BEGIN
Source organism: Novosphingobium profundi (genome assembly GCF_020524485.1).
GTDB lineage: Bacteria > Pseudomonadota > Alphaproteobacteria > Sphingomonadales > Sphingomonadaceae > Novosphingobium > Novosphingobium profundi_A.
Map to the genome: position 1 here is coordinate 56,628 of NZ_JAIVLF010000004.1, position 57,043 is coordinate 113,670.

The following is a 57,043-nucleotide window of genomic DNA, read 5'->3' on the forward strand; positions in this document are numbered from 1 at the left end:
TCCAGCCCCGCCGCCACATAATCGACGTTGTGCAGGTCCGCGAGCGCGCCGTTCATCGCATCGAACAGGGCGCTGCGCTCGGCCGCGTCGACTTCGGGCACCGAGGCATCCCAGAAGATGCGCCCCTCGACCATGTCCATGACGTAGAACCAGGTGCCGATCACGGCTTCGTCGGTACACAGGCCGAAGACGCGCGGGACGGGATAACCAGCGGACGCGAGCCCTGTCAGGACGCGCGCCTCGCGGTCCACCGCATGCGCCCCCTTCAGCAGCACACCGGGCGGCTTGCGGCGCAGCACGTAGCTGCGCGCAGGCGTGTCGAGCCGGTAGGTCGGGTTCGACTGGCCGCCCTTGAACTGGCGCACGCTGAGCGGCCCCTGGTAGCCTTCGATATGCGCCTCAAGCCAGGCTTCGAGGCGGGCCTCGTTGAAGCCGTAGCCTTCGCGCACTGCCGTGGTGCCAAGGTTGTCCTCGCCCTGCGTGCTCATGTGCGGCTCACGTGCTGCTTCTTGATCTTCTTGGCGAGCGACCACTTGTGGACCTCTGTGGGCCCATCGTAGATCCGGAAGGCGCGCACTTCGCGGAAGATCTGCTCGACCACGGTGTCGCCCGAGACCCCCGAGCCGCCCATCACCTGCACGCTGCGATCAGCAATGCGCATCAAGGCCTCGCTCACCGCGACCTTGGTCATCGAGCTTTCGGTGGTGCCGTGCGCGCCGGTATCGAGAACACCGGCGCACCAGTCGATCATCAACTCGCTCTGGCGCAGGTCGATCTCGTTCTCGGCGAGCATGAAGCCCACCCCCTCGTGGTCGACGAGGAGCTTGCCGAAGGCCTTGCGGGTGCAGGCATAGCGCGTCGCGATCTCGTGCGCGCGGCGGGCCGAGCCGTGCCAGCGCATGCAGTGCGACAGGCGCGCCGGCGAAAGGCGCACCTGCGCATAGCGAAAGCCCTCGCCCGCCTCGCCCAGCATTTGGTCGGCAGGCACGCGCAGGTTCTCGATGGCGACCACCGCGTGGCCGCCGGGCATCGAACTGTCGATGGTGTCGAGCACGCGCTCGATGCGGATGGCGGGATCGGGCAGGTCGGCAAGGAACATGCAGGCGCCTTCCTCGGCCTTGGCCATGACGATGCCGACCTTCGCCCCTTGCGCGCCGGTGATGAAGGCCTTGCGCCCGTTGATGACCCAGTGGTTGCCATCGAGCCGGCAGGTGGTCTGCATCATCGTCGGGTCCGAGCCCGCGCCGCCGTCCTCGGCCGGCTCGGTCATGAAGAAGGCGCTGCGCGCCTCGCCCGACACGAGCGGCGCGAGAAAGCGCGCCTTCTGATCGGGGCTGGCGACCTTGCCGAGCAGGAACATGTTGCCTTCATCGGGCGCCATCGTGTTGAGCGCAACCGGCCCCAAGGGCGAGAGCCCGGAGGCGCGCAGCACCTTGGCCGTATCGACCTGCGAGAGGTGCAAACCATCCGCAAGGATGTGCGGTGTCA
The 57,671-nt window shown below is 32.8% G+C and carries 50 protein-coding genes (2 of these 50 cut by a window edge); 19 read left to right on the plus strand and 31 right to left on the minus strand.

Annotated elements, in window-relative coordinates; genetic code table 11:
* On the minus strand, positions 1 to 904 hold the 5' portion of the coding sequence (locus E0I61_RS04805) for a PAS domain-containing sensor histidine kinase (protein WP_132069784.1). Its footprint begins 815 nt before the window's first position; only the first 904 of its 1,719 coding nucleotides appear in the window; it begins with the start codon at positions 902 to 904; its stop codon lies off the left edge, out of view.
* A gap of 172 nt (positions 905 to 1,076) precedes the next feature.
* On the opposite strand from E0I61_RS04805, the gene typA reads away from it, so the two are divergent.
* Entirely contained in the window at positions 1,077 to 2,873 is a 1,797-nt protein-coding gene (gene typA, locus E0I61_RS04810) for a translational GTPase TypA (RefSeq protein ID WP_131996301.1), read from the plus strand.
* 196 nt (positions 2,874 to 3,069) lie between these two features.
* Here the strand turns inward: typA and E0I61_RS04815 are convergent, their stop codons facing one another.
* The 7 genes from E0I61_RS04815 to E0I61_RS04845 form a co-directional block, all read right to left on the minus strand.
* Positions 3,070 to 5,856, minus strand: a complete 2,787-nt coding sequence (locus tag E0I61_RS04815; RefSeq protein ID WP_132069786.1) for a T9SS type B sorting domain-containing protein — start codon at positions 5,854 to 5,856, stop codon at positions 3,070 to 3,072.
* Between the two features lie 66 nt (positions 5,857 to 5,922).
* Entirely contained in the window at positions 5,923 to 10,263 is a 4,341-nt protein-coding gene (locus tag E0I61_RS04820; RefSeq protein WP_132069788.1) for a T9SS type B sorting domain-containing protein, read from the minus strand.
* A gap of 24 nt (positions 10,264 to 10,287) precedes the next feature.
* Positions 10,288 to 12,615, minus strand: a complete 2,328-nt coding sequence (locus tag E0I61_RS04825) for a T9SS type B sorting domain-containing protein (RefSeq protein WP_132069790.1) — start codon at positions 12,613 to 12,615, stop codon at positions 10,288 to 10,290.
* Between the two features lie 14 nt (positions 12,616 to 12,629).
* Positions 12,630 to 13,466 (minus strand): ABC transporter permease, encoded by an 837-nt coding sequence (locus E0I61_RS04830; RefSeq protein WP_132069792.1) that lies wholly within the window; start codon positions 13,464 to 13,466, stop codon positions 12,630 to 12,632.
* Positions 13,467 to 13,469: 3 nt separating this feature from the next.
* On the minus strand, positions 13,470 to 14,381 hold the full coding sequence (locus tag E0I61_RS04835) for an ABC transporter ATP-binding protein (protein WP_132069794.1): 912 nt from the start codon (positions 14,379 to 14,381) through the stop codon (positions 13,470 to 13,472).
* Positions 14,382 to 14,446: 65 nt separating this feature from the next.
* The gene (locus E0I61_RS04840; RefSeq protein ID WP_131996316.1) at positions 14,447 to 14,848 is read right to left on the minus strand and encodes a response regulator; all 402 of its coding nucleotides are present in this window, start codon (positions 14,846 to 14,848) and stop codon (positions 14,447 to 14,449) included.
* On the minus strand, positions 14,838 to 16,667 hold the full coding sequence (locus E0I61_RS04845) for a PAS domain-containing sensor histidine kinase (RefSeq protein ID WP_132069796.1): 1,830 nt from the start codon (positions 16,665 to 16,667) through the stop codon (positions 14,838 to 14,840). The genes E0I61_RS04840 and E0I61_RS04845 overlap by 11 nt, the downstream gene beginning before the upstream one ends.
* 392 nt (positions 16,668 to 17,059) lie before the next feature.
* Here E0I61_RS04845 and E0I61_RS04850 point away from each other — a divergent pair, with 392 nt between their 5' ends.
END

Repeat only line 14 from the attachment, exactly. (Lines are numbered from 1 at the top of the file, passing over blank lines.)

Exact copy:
* The 7 genes from E0I61_RS04815 to E0I61_RS04845 form a co-directional block, all read right to left on the minus strand.